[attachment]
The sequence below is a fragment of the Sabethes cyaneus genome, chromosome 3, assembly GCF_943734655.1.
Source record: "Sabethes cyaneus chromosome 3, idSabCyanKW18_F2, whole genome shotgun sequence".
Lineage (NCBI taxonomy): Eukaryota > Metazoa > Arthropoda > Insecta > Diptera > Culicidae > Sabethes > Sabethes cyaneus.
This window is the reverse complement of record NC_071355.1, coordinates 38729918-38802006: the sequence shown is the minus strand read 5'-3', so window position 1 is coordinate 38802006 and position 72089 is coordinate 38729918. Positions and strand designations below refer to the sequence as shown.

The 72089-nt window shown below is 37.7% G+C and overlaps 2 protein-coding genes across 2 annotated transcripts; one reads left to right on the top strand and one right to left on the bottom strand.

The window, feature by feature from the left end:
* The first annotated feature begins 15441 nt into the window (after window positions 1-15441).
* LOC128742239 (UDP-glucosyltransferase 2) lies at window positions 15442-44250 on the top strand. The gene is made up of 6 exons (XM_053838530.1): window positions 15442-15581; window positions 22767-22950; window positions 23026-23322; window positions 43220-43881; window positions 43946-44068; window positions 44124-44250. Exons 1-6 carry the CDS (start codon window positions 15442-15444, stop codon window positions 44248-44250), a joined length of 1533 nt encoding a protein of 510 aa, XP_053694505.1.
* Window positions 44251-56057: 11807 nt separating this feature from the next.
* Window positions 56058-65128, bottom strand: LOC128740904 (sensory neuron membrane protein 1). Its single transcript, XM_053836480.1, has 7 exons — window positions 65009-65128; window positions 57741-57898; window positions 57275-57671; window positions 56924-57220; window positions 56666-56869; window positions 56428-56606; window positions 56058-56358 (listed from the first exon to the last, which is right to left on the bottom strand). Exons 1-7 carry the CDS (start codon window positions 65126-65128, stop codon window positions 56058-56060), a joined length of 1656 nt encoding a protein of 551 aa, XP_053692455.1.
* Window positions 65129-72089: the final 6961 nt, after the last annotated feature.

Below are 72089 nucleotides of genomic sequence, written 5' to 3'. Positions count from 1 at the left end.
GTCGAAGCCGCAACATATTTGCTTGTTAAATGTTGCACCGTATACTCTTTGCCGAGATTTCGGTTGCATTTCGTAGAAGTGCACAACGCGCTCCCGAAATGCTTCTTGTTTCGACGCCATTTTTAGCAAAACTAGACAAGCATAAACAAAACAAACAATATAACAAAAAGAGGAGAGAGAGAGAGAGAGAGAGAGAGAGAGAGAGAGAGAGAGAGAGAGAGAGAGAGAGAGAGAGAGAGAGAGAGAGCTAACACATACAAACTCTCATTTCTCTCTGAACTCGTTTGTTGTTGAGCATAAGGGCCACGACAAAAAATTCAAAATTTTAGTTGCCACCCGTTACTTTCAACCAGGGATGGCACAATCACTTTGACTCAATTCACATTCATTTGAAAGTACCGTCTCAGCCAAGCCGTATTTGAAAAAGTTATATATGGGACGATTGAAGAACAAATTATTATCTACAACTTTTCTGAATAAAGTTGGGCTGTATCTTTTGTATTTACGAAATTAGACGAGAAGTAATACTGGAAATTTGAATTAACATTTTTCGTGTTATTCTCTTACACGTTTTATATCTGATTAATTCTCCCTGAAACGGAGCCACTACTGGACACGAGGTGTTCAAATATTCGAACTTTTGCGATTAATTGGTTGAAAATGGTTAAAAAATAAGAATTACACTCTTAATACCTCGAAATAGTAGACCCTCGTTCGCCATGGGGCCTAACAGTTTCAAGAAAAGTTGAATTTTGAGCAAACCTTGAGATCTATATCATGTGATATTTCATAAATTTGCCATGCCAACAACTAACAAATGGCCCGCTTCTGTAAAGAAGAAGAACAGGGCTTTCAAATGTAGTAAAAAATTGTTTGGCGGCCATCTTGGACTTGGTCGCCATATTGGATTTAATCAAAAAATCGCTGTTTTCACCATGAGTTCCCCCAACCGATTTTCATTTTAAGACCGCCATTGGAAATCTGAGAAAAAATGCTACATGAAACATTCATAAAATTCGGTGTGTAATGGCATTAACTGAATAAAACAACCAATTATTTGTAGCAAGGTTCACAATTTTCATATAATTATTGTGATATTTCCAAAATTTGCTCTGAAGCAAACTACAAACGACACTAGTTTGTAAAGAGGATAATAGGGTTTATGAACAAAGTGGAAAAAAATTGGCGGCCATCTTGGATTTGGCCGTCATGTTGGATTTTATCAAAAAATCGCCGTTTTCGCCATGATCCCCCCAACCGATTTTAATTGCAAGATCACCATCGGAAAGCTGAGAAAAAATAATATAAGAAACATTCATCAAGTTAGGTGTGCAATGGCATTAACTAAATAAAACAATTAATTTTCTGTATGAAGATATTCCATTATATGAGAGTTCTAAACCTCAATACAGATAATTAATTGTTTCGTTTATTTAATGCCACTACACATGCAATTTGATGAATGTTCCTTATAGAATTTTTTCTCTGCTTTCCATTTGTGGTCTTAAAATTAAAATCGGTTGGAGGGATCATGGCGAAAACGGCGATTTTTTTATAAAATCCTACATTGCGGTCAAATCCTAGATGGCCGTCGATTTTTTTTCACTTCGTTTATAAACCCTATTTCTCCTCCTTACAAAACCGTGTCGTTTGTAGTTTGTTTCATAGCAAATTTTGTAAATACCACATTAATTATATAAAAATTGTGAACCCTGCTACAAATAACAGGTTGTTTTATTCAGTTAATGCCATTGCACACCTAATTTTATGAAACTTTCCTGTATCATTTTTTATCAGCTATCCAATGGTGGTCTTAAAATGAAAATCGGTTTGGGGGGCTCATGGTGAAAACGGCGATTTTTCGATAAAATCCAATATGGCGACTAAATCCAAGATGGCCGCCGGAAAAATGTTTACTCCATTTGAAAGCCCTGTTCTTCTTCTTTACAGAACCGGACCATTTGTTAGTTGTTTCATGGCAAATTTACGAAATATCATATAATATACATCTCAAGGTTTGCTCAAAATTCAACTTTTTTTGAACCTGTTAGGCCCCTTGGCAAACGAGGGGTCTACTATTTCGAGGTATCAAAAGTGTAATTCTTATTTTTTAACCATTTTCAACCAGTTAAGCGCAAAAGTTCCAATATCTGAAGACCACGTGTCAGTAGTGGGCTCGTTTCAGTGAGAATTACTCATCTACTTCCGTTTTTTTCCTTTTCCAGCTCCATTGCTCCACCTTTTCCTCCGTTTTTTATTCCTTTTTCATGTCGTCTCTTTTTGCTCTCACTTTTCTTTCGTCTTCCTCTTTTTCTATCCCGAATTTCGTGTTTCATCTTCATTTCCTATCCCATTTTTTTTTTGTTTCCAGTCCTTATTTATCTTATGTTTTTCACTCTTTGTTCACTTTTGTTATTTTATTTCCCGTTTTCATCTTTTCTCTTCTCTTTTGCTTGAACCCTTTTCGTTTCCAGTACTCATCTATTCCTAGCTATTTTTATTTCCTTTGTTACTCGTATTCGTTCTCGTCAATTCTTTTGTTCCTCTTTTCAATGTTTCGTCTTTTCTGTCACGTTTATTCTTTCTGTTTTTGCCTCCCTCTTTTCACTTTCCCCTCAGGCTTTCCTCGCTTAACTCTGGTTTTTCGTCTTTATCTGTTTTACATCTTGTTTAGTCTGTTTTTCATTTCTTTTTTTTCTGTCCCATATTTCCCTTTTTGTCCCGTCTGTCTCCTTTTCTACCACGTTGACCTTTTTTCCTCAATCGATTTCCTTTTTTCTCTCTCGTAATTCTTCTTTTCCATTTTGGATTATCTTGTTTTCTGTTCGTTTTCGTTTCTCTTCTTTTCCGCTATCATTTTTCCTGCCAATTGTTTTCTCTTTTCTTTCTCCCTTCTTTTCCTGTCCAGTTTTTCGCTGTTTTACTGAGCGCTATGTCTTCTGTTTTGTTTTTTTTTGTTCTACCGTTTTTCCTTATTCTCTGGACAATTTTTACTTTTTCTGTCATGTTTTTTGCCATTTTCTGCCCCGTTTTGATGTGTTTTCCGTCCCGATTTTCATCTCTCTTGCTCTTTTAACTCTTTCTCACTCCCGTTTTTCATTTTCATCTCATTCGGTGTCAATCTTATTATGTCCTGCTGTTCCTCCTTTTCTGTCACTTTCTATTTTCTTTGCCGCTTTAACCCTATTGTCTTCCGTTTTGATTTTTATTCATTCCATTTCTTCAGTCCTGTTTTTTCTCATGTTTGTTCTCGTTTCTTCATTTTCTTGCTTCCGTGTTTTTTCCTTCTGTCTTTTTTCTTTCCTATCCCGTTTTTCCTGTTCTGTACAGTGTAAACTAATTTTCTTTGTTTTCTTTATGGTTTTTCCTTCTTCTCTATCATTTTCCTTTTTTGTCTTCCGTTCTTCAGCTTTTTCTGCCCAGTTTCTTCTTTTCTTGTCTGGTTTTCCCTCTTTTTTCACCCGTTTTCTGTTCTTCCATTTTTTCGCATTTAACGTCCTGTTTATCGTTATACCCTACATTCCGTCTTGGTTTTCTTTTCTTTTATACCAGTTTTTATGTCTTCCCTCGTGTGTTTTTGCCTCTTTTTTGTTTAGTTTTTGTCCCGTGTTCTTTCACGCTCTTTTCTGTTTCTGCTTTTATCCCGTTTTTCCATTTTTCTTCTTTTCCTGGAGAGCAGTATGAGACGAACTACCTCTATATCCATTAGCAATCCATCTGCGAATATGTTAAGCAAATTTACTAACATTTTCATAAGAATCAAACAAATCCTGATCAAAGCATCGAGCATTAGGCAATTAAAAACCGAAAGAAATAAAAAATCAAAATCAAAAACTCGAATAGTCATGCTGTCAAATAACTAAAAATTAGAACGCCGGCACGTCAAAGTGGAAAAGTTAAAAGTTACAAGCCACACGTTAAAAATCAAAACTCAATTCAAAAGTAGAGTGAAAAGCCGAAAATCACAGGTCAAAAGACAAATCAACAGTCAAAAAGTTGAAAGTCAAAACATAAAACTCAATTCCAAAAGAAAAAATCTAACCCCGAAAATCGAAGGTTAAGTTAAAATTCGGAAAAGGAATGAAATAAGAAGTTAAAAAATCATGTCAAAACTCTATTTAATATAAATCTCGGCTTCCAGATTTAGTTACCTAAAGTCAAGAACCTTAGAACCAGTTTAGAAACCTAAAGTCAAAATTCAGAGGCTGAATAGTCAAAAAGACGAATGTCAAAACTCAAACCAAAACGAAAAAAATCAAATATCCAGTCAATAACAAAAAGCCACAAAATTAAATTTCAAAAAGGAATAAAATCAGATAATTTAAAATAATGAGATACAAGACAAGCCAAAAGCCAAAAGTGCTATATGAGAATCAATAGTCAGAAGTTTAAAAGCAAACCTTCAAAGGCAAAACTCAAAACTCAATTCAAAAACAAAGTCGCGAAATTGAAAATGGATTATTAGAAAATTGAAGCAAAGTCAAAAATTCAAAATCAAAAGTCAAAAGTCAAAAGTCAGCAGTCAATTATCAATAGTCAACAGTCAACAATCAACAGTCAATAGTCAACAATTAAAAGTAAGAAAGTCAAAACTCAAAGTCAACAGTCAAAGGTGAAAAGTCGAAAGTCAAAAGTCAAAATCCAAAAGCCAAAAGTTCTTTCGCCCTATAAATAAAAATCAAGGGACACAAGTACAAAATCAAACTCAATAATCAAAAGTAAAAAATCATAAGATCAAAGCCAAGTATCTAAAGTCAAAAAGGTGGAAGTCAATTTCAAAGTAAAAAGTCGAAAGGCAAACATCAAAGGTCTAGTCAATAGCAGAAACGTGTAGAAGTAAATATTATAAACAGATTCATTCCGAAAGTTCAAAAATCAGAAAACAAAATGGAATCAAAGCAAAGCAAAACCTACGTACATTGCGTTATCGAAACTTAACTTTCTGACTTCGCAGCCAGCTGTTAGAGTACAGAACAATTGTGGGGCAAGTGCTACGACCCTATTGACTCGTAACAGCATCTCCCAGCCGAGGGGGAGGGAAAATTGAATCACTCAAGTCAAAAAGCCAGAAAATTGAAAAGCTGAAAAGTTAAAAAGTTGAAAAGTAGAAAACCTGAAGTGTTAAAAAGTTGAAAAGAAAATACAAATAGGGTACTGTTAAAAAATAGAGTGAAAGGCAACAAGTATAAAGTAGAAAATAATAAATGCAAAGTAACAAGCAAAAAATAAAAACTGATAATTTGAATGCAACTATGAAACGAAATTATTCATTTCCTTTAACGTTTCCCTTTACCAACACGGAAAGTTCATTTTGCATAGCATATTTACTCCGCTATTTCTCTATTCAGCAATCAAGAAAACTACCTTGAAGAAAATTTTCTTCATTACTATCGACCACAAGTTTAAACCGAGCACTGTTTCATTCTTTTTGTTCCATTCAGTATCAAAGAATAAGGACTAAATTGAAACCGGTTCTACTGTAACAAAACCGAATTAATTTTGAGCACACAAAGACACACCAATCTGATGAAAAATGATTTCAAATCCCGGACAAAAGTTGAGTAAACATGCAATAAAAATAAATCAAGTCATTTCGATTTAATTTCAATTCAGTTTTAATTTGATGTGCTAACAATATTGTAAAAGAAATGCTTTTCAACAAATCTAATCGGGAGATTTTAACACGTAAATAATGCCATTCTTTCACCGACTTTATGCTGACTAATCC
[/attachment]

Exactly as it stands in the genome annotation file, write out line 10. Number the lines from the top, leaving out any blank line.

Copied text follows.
* Window positions 56058-65128, bottom strand: LOC128740904 (sensory neuron membrane protein 1). Its single transcript, XM_053836480.1, has 7 exons — window positions 65009-65128; window positions 57741-57898; window positions 57275-57671; window positions 56924-57220; window positions 56666-56869; window positions 56428-56606; window positions 56058-56358 (listed from the first exon to the last, which is right to left on the bottom strand). Exons 1-7 carry the CDS (start codon window positions 65126-65128, stop codon window positions 56058-56060), a joined length of 1656 nt encoding a protein of 551 aa, XP_053692455.1.